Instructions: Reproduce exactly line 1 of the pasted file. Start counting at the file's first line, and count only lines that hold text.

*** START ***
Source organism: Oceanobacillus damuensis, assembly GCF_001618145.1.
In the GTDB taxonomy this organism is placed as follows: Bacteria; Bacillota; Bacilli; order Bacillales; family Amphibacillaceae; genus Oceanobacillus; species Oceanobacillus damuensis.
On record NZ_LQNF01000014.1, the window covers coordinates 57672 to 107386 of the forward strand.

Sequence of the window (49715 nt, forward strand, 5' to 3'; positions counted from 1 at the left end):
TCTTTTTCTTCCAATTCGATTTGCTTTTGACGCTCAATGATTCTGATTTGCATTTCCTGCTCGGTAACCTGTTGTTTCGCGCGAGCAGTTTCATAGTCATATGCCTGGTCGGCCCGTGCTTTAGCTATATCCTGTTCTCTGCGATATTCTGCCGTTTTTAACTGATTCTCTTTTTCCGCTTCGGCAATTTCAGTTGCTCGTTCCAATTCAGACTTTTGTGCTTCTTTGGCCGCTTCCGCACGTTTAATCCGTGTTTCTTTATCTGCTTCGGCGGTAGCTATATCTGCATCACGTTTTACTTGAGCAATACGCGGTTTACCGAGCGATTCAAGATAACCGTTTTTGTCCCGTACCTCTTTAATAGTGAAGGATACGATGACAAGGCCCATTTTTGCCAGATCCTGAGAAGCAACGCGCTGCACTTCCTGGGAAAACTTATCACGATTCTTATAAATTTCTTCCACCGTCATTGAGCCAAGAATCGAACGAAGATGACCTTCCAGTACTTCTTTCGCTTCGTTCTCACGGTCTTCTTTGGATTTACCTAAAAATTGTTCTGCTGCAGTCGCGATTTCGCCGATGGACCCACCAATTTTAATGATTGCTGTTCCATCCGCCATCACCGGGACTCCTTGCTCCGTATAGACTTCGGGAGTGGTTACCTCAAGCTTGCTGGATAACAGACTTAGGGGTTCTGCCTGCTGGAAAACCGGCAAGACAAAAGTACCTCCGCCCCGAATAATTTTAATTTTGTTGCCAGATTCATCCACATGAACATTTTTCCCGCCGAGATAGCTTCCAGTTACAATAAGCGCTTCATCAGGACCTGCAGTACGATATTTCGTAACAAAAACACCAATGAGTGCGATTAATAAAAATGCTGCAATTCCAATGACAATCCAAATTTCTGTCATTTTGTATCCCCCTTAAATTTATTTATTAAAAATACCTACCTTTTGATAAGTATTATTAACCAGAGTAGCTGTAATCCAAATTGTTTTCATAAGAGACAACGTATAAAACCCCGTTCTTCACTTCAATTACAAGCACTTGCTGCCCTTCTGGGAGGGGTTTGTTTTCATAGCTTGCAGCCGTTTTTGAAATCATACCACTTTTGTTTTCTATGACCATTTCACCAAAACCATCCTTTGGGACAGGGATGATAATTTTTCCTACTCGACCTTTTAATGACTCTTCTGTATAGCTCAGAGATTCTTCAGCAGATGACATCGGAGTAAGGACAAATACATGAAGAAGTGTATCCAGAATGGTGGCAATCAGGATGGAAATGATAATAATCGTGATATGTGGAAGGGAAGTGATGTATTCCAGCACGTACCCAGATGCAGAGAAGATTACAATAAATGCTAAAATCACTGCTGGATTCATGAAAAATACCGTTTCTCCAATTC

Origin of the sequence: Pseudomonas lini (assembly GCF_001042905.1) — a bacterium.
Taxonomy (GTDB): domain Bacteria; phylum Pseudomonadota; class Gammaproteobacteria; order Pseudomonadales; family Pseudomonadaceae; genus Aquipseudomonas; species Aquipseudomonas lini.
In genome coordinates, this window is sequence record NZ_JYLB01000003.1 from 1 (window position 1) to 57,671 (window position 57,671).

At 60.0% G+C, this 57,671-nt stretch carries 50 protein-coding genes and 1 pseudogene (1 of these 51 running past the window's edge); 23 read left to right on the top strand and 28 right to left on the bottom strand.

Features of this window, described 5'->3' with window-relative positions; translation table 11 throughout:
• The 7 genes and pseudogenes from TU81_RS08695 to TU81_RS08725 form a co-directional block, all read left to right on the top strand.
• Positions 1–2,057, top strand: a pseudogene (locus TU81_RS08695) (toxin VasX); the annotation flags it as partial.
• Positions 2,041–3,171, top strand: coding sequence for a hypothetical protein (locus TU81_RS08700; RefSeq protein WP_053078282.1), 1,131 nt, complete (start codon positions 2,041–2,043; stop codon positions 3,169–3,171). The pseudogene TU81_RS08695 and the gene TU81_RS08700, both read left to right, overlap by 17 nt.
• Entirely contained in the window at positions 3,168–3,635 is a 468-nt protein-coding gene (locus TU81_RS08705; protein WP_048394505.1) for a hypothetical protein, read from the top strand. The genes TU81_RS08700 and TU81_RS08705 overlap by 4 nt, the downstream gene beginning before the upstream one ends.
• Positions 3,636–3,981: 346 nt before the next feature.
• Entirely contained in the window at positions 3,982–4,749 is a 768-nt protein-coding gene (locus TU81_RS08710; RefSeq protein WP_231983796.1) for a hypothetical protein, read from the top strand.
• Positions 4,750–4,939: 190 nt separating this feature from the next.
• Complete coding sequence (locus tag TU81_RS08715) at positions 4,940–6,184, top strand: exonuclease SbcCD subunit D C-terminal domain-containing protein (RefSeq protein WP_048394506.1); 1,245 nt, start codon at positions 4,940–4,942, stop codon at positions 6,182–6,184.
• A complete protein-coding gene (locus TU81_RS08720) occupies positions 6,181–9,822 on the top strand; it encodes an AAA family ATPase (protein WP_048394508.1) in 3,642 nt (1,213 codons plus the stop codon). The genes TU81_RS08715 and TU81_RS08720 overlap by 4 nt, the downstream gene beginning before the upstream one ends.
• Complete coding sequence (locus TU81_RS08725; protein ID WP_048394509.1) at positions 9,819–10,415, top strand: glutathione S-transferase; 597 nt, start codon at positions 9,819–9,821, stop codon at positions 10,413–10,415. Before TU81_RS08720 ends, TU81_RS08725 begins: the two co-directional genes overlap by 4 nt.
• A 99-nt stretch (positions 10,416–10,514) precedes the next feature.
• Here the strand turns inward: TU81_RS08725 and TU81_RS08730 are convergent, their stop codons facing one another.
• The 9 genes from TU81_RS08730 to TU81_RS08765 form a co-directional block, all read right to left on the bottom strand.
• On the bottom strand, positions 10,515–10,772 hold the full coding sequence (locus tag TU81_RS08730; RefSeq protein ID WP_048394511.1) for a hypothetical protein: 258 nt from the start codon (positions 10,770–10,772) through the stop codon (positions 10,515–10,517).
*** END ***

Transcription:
Source organism: Oceanobacillus damuensis, assembly GCF_001618145.1.